March 29, 2007
BehindTheMedspeak: 'No Cellphones Beyond This Point' — Why I routinely ignore this warning when I'm in the hospital
A report recently published in the March issue of the Mayo Clinic Proceedings concluded that "cellphones in hospitals present no danger at all," wrote Nicholas Bakalar in a March 13, 2007 New York Times article, which follows.
- Data Show How Electronics Mix With Medical Devices
If a halogen lamp causes static on a nearby radio, the problem is probably not serious. But what if the electronic antitheft device in the department store makes a heart pacemaker malfunction, or a cellphone used in a hospital interferes with a blood pressure monitor?
Two reports published in the March issue of The Mayo Clinic Proceedings suggest that the dangers of radio wave interference with implanted medical devices are real but modest, and that cellphones in hospitals present no danger at all.
One study, both of whose authors have received research financing from manufacturers of medical equipment, describes two cases in which antitheft devices, sometimes called electronic article surveillance, or E.A.S., systems, apparently caused medical devices to malfunction.
A 71-year-old man with an implanted defibrillator was shocked and staggered by an electronic antitheft system, and a 76-year old woman with a pacemaker collapsed while standing near one of the devices. Seated leaning against the machine, she passed out and was revived five times before store employees moved her away from the device.
Neither person was seriously harmed. The authors said both episodes happened in spring 2006 at large retail stores, but did not identify them.
“There is no problem in having E.A.S. systems,” said Dr. J. Rod Gimbel, a co-author of the study and a cardiologist at East Tennessee Heart Consultants in Knoxville. “But it would be good practice to educate the staffs of retail stores about the problem.”
Jim Vanderpool, product health and safety director for Sensormatic Electronics, the manufacturer of the surveillance machines involved in both incidents, said in an e-mail message that the company had “no independent information regarding the two specific cases,” but that the article reinforced the scientific consensus “that patients with medical implants like pacemakers and defibrillators should simply walk through electronic antitheft systems at a normal pace.”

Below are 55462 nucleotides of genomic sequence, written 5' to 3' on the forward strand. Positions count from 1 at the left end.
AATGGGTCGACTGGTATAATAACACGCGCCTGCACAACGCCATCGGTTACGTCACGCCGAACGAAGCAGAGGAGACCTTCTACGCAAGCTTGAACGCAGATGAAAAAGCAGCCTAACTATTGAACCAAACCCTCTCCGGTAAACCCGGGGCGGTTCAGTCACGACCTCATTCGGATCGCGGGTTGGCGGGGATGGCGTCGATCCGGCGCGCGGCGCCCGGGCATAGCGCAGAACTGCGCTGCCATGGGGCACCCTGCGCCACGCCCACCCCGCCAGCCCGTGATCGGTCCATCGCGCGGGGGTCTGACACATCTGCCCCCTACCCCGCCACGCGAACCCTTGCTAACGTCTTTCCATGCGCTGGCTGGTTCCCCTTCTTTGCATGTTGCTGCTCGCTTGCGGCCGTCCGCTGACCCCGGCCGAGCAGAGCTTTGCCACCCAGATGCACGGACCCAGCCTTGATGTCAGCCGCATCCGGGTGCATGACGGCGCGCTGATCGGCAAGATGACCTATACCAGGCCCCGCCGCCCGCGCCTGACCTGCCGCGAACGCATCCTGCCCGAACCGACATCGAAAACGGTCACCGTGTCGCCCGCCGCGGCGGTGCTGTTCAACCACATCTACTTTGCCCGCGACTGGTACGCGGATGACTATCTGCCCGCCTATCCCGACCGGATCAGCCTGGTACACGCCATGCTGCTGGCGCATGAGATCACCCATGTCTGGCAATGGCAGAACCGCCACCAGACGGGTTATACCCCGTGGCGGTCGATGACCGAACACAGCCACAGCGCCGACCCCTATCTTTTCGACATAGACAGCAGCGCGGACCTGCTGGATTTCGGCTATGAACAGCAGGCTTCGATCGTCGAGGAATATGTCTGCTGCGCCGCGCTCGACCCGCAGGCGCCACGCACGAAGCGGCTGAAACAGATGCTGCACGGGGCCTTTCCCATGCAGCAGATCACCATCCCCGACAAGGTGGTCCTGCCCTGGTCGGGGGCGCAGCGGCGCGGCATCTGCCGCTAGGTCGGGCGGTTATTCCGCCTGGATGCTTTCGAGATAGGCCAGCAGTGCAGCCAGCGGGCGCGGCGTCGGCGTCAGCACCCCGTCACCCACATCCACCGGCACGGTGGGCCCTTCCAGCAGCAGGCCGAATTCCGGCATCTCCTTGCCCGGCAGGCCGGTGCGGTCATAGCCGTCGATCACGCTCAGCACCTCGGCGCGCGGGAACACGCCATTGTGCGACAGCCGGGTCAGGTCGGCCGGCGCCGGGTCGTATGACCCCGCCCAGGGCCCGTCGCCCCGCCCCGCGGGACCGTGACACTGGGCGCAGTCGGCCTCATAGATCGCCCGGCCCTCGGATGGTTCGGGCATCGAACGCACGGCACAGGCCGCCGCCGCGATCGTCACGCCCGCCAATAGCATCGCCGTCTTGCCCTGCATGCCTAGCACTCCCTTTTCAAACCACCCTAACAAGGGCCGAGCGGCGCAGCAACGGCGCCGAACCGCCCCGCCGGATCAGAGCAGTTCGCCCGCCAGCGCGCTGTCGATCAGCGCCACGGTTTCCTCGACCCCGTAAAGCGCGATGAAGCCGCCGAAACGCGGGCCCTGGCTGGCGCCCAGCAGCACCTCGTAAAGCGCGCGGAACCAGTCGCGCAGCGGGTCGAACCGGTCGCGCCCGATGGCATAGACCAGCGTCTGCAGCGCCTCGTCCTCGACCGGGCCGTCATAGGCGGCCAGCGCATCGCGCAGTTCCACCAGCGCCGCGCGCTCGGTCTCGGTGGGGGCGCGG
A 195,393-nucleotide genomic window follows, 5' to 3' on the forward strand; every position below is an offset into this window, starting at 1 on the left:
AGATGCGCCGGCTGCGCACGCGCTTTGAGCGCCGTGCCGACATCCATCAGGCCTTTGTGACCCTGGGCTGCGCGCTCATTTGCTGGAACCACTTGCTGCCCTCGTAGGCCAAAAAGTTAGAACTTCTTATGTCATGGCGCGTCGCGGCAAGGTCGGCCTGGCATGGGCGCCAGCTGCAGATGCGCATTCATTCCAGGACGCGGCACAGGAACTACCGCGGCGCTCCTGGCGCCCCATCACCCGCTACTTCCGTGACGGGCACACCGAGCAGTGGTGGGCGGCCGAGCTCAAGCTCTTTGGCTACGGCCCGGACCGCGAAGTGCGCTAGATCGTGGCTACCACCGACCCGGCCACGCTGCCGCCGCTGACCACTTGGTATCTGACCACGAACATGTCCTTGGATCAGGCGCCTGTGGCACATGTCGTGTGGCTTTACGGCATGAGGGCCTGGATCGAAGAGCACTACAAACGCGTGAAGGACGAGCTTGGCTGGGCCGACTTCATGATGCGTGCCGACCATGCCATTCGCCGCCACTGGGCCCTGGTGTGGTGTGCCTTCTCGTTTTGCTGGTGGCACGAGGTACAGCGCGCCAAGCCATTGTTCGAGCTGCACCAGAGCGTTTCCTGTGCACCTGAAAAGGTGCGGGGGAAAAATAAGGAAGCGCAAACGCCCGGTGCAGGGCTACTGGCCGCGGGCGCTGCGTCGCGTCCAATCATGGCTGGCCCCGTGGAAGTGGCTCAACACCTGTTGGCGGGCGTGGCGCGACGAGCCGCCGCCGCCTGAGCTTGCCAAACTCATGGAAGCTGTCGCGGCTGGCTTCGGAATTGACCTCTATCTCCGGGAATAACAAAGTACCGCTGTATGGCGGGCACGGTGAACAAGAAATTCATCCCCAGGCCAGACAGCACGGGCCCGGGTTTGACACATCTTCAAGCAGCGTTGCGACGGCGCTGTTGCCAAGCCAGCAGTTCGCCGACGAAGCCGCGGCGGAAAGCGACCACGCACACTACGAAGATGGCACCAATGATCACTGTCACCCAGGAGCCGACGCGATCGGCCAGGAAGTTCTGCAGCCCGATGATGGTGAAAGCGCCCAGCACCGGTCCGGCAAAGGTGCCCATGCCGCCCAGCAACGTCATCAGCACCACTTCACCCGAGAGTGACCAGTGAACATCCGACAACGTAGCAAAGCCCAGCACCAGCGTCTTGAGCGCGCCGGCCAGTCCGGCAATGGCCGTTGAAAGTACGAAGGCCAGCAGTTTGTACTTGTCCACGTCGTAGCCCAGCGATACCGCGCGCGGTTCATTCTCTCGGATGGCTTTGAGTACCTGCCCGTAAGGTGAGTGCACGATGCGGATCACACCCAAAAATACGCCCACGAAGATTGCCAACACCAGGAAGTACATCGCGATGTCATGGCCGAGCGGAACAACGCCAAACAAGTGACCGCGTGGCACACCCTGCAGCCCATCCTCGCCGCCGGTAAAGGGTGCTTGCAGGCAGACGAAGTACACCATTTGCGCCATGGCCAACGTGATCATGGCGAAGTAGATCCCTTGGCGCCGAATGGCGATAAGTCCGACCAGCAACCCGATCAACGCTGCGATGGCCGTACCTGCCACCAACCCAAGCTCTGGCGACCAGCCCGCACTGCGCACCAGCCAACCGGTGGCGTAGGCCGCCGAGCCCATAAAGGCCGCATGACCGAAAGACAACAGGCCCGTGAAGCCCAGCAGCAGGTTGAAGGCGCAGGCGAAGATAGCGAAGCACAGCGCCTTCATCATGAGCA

The Food and Drug Administration advised the industry in 2000 to label surveillance devices with warnings not to linger near them or lean on them. “That recommendation still holds true,” said Mitchell Shein, a senior reviewer in the agency’s device center. “But if a person is exposed to an E.A.S., as long as they move through at a normal pace, the likelihood of a negative outcome is very limited.”
Another article in the same journal describes an experiment testing cellphones at the Mayo Clinic in Rochester, Minn., over a four-month period in 2006. The researchers used various phones and wireless handheld devices in 75 patient rooms and the intensive care unit, where patients were nearby or connected to a total of 192 medical machines of 23 types.
In 300 tests of ringing, making calls, talking on the phone and receiving data, there was not a single instance of interference with the medical apparatus. For many of the tests, the cellphones were working at lower received signal strengths — that is, showing fewer bars on the screen — which means they were operating at the highest power output levels. The authors conclude with a recommendation to relax existing cellphone rules.
But Mr. Shein said changing hospital cellphone regulations on the basis of these findings might be premature. “I think it’s dangerous for someone to go around doing ad hoc testing and conclude that it’s not going to be an issue for others,” he said. “There was no result, but there may have been if the circumstances had been slightly different.”
Dr. David L. Hayes, the senior author and a professor of medicine at the Mayo Clinic College of Medicine, disagreed. “Cellphone technology is the same throughout the country,” he said, “and hospital equipment is similar. I don’t think that testing in another part of the U.S. is going to have different results.